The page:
Robots could lend a helping hand

Giraff projectWith a rapidly ageing population, the number of people with dementia and other age-related disabilities is expected to soar by 20501.

Coupled with warnings about future shortages of health workers and doctors2, it’s clear other options need to be found.

The concept of applying findings from different technological areas to assist people in their daily activities, while also alleviating pressures on health professionals and carers, has emerged as a potential solution.

It is these Quality of Life Technologies (QOLTs) that are of particular interest to Dr Oscar Martinez Mozos, Lecturer in the School of Computer Science at the University of Lincoln (UK).

During the last two and a half years Dr Mozos has been working on assistive robotic technologies at Kyushu University in Japan, where he currently keeps a position as an external collaborative researcher.

He is bringing together some of the world’s leading researchers in this area at a special session for an international conference to be held in Spain from June 10-14.

Dr Mozos, whose research specifically focusses on the application of computer science to service robotics, assistive technologies, medicine and industry, said: “Typical applications for QOLTS are support aids for people with some kind of disability such as assistance robots and rehabilitation technologies, but they also include powerful tools to improve well-being of individuals and society in general. It’s basically using technology to enhance the lives of people in any way, whether it is by programming robots to perform specific tasks or through medicine. The aim of the conference is to bring together the top academics in this field and link the various disciplines, which include engineering, computer science, medicine, psychology and social sciences.”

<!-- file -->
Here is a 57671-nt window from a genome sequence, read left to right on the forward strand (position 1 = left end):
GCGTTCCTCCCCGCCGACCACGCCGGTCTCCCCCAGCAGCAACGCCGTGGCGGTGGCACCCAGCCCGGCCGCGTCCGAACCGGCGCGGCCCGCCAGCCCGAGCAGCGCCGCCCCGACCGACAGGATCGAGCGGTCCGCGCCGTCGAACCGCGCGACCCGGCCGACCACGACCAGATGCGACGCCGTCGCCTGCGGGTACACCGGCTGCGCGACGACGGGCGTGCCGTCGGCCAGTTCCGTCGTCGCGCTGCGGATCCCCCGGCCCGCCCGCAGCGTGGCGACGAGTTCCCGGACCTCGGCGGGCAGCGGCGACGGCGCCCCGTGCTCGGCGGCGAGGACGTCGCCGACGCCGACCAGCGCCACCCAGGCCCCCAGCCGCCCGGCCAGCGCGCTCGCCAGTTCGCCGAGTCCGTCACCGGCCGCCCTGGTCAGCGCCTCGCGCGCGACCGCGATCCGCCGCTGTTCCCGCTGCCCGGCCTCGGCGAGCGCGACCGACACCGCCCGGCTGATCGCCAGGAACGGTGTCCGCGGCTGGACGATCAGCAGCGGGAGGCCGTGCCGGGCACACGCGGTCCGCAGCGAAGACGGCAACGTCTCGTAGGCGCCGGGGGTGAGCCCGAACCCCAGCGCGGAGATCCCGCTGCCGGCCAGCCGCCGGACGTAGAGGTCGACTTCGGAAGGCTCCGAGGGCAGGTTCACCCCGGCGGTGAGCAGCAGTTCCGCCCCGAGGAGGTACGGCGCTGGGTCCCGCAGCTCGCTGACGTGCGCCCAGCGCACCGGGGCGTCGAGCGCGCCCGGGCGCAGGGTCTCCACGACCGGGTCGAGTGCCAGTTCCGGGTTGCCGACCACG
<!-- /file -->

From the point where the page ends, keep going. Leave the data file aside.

Dr Mozos is now working with colleagues to collate all of the research strands in a special issue of the IEEE Journal of Biomedical and Health Informatics in June 2014.

Professor Cipriano Galindo, from the University of Malaga, Spain, and Professor Adriana Tapus, from the ENSTA-ParisTech, France, are also guest editors.

A project Professor Galindo is involved in aims to develop a system that will perform a range of services, including data collection and analysis of human behaviours through a ‘telepresence’ robot. The Giraff+ system will be installed and evaluated in at least 15 homes of elderly people in Sweden, Italy and Spain.

Professor Tapus is currently working on how assistive robots can provide affordable and personalised cognitive assistance, motivation and companionship to users suffering from conditions related to ageing or Alzheimer’s disease.

She said: An important and growing trend in modern robotics research is to create robots with human-like qualities, which will allow robots to interact naturally with humans and to become a part of our lives. The main advantages of my research project are that it provides time-extended personalised cognitive and social interaction and “exercise” in a robot-supervised fashion. This is an entirely novel area of research in assistive and rehabilitation robotics and it opens up a broad avenue for future discovery and development.”

Research Presentation by Prof Ales Leonardis on Wed 29/05, 4pm

Prof Ales Leonardis (University of Birmingham) is presenting his research on “Combining compositional shape hierarchy and multi-class object taxonomy for efficient object categorisation”  in a joint Psychology and Computer Science seminar on Wed, 29th May at 4pm (in room MC1001). All students and staff are invited.

Here the abstract of Ales’ presentation: